Want to check out a house in the shape of a shoe? Or a duck? How about a building shaped  like a cup of snowball ice? Maybe you prefer a cemetery safari–poking among tombstones, reading inscriptions, taking photo ops. Some places have buried the famous, such as Mother Goose, and some, the infamous, like axe wielding Lizzie Borden. Or maybe you are entranced by the disappearing landscape of the roadside. Old dilapidated barns, run down motels, and most especially, those gorgeous vintage neon signs, flickering one last time.

Well, you are not alone! More and more people are taking themselves off in their car and using the roads less traveled. They’re tired of  the super highways in which each exit looks like the one before, and you can’t tell what state you’re in, except the state of confusion. And boredom. So considering this new or should we say, neo-vintage desire to travel for the unusual, the strange, or the nostalgic, what travel books can one look for that caters to these type of places and scenes?

I’ve found that the Weird books, begun by New Jersey residents, Mark and Mark, to be a super sized source for wacky, sometimes downright bizarre locations and roadside attractions. But, here’s the rub–local B&Ns won’t carry out of state Weirds. In other words, if you live in Maryland, they’ll carry that state’s book, but if you are in Michigan and want to travel to Maryland and check out Black Aggie, the haunted tombstone angel, you need it, not your home state. I would love to check out some independents for the titles, but there aren’t any new independent bookstores around anymore. So the inevitable happens–amazon. Sigh. But they have them, in droves, and cheap, if used. And why not buy used? You’ll only destroy it anyway, when folding down particular must sees, or must visits. Underlining towns is the usual way to search for certain places, and naturally, you want an idea of where the private condemned insane asylum resides, that you wouldn’t dream of trespassing upon. (The Marks take no responsibility for idiots who read their books and then decide to break the law)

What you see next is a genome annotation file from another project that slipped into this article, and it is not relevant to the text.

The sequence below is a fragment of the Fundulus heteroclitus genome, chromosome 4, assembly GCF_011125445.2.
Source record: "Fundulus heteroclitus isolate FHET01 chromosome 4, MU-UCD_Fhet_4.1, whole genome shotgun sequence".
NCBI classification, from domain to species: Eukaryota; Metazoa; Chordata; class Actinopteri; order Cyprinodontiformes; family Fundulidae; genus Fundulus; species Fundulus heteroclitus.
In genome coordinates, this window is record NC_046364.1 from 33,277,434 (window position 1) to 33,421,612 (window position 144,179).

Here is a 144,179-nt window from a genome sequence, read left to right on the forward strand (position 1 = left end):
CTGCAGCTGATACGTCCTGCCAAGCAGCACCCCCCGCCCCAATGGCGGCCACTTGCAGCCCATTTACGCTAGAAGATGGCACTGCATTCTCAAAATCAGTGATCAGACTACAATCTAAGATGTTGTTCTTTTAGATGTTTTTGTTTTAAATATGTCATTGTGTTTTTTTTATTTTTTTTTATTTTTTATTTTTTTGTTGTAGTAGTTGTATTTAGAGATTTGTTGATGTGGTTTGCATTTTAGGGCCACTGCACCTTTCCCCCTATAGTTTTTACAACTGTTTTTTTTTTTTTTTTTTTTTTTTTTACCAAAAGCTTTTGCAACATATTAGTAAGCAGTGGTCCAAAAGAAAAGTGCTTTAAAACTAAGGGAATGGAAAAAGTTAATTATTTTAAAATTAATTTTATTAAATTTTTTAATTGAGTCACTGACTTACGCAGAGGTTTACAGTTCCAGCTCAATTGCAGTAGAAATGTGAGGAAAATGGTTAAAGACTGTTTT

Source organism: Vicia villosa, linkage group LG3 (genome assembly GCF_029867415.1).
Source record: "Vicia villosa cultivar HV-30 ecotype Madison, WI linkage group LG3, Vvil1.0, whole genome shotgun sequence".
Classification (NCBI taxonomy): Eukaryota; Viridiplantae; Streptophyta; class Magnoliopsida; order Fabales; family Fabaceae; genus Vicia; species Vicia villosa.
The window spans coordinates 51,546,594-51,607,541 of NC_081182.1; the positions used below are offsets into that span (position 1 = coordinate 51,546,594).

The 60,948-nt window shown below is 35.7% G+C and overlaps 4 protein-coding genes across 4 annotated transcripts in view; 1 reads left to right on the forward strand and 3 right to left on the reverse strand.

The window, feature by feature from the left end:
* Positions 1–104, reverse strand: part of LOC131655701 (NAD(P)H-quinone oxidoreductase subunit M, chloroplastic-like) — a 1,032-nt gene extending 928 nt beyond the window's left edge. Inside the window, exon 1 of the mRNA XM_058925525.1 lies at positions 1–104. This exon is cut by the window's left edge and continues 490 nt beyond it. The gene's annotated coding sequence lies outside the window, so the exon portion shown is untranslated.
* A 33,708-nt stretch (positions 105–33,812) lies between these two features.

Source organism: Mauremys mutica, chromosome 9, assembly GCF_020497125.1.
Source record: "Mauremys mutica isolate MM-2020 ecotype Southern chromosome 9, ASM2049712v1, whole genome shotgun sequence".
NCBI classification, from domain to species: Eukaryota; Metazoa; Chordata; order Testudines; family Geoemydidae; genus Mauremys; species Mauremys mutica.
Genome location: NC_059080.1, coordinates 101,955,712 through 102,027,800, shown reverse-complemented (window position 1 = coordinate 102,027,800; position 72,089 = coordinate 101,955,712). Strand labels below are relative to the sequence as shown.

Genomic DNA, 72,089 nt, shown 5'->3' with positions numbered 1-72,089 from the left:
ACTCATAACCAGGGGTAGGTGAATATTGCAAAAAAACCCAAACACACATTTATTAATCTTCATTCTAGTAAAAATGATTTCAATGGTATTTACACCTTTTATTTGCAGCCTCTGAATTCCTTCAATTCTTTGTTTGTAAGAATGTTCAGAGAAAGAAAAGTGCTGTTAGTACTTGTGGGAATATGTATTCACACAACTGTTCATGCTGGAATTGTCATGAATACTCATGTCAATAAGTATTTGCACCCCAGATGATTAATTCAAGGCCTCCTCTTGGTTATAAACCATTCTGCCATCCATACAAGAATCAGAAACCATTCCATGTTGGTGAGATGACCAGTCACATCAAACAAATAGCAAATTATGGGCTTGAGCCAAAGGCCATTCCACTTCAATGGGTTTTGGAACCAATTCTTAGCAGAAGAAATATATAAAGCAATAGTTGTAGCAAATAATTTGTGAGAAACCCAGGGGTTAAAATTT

Within each state’s weirdness, a guest writer pontificates upon various subjects, from ghost stories, to alien tales, to mythical monsters seen. I skip that stuff–what I can’t see, doesn’t exist. I’m out for the roadside oddities, like a giant chair, or acorn, or peanut. Or old style storybook lands, such as there are in NY state and abandoned in NJ. Each state’s book has large page after page of photos and wacky artwork in the background. These books are not meant to be perfect proper guides to museums or historical sites, they’re for the adventure of exploring where the next Muffler Man is hiding, or  where the house made out of Union soldiers’ tombstones is.

Mark Moran and Mark Sceurman started with a simple Weird NJ newsletter, which just grew and grew and took on a life of its own. Because as anyone who lives in this state can tell you, weirdness abounds. So much so, that the Marks were compelled to dedicate TWO volumes to the Garden State–and there’s not one garden tour within. They publish the newsletter twice a year, and people send in tips of roadside oddities or ghost stories they’ve come across in their NJ travels. That’s how the transition was made to books, too many tips, not enough newsletters. And of course word spread, and other states wanted to get in on the deal. Hence came NY, PA, MD, NC/SC (not enough weird in SC for their own book), IN, CA, IL, New England-(another seemingly lack of peculiar, except for CT and MA-they are represented seperately.) OH and I believe recently TN made the grade, as well as LA, VA, KY, MI, TX, MN, and not a state per se–unless you include poverty-Las Vegas, and I suppose many more I’m missing. The point being if you are doing the road trip thing, as plenty of us kids did way back, these books show you many spots that will satisfy your craving.